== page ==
The first participants were exposed in early 2021 and volunteers received about US$6,200 for their participation, which involved at least two weeks of quarantine at a high-level isolation unit at the Royal Free Hospital in London.
The initial participants received a very low dose, roughly equivalent to the amount of virus in a single respiratory droplet, of a virus strain that circulated in the United Kingdom in early 2020.
hVIVO chief scientific officer Dr Andrew Catchpole said, “Many scientists initially thought that a higher dose would be needed to infect a majority of participants. But the starting dose successfully infected more than half of participants.”
He added, “Surprisingly the virus grew incredibly rapidly in those who became infected. Individuals in the study developed their first symptoms and tested positive, using sensitive PCR tests, less than two days after exposure, on average. That contrasts with the roughly five-day ‘incubation period’ that real-world epidemiological studies have documented between a probable exposure and symptoms. High viral levels persisted for an average of 9 days, and up to 12.”
The study findings showed that the most common symptoms were typical of other respiratory infections such as sore throats, runny noses and sneezing. Fever was less common, and no one developed the persistent cough that had been used as a hallmark of COVID-19.
However, about 70% of infected participants lost their senses of smell or taste which is a key COVID-19 signature, to varying degrees.
This loss of sense persisted for more than 6 months in five participants and more than 9 months in one.
Interestingly certain individuals in the study no symptoms at all, but had the same high viral levels in their upper airways that lasted as long as they did for others who exhibited symptoms.
The study team wants to understand why so many individuals did not become infected, despite being exposed to SARS-CoV-2.
According to Dr Christopher Chiu, a physician-scientist at Imperial College London, who led the study, “It was noted that some of these participants harbored very low levels of virus for short periods of time, suggesting that their immune systems were actively fighting the virus.”
The study team said that future studies of the challenge-trial participants will attempt to explain why.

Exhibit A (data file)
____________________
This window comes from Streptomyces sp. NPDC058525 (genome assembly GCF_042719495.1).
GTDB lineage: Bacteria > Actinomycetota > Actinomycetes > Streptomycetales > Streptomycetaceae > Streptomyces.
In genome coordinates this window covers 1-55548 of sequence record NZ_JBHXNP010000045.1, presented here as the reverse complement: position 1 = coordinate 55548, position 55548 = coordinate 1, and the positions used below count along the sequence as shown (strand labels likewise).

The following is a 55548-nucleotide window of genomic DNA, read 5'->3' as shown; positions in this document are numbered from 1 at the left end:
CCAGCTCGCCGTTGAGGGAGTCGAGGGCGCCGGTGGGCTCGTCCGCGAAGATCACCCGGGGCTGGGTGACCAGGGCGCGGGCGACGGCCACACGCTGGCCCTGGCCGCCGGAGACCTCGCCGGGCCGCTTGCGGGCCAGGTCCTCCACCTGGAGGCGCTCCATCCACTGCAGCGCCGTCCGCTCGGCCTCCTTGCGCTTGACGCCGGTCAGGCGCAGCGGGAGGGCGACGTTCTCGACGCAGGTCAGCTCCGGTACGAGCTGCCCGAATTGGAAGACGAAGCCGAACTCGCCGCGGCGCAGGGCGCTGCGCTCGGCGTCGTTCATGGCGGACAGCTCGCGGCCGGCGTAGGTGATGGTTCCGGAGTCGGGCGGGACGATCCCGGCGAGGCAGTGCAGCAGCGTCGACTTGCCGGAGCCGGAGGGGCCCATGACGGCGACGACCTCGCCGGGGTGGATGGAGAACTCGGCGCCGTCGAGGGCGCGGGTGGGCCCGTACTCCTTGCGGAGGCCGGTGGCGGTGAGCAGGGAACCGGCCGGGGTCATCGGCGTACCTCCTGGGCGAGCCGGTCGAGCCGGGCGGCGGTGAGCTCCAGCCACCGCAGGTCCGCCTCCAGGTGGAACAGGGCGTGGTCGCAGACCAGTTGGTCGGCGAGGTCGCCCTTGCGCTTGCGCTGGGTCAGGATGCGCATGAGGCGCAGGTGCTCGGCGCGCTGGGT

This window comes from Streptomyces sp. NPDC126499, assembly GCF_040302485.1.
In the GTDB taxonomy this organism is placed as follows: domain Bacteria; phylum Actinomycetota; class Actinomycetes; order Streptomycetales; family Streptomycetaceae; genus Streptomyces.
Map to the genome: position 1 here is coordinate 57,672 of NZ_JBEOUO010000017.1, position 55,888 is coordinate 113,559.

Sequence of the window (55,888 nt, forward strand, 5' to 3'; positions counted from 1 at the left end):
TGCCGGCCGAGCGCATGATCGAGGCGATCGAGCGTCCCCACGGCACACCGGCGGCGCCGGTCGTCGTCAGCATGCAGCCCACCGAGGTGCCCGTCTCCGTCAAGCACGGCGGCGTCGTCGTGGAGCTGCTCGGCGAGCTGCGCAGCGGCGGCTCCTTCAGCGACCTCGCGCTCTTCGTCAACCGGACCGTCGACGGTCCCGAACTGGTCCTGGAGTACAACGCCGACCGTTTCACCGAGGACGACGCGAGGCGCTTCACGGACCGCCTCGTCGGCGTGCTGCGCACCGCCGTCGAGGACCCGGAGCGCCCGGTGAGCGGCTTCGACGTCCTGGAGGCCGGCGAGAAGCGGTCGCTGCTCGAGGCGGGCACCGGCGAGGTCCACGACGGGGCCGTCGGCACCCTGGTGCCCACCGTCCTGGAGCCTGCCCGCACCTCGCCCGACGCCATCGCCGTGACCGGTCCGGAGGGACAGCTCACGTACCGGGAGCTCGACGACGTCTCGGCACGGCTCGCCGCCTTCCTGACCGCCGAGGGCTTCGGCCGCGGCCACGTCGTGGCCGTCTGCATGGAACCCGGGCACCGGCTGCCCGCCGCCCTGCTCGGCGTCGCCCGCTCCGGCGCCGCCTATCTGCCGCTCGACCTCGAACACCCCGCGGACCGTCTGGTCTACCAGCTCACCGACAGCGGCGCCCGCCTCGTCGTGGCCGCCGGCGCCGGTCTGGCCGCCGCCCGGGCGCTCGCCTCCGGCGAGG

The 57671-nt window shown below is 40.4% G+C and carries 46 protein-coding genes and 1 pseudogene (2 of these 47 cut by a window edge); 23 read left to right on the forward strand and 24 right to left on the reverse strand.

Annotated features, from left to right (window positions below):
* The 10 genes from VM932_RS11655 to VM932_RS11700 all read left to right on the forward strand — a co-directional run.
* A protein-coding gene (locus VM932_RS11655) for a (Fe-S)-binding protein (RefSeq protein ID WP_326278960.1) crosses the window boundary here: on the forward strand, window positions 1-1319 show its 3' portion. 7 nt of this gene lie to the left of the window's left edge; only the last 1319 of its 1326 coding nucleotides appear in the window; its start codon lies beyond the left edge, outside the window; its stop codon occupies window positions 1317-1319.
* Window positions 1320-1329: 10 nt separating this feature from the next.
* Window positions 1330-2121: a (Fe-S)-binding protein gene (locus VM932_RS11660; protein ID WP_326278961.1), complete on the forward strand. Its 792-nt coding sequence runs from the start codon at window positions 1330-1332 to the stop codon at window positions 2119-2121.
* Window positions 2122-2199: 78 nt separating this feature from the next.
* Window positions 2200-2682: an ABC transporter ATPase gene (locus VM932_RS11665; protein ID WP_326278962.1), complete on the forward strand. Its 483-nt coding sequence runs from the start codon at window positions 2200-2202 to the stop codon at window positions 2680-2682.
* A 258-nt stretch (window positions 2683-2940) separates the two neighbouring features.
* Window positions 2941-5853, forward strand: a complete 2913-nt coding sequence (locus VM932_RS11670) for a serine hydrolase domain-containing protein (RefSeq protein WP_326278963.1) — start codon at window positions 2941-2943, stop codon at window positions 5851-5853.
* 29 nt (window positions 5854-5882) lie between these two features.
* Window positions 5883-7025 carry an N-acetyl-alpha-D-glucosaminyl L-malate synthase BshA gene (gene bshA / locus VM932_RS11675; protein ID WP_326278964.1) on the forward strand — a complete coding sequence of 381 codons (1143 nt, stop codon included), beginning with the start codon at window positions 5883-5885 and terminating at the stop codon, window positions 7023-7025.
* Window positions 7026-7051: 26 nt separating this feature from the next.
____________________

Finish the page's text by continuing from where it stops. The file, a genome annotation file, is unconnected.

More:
Past studies have suggested that common-cold-causing coronaviruses might confer protection to COVID in some individuals.
Yet another possibility is that some people make potent ‘innate’ immune responses that don’t require a previous encounter with a pathogen or close relative.
Dr Chiu added, “We’re trying to understand the fundamentals of why people are protected even though they’ve not been exposed to a virus like this before.”
The study team plans to launch another challenge trial that will expose vaccinated individuals to the Delta SARS-CoV-2 variant.
That planned study will attempt to identify immune factors that protect individuals from ‘breakthrough’ infection after vaccination.
However, for the time being, SARS-CoV-2 challenge studies will likely enroll only individuals at very low risk of severe disease, says Dr Catchpole.
Dr Chiu added, “As scientists gain experience running COVID challenge trials safely, it may be possible to expand them to involve at-risk groups, such as older individuals.”
Dr Matt Memoli, an infectious-disease physician and virologist at the US National Institute of Allergy and Infectious Diseases (NIAID) in Bethesda, Maryland who was not involved in the study commented, “The study looked safe and well-conducted. It should make some people more comfortable with doing more SARS-CoV-2 challenge trials. Such trials could prove useful in the development of vaccines that protect against a broad range of coronaviruses, and not just SARS-CoV-2.”
“The study confirms insights gained from other COVID-19 studies, such as the swift rise in viral levels. But it has not eliminated her concerns about exposing people to a strain of SARS-CoV-2 that hasn’t been weakened. More than one-a quarter of participants who became infected had problems with smell or taste that lasted more than six months,” commented Dr Meagan Deming, a vaccine scientist and virologist at the University of Maryland in Baltimore.
Dr Shah, the bioethicist further commented, “Although mild symptoms and loss of sense sounds like they were the most serious risk that materialized, we do not know the long-term effects or long COVID conditions that might arise in the future.”
She added, “This is the one to keep an eye on. Moreover, do the insights gleaned from the study so far justify such risks. This study reads like a promissory note that ultimately, in conjunction with the other research they’re doing, there will eventually be substantial scientific and social benefits. But we’re not really seeing that yet.”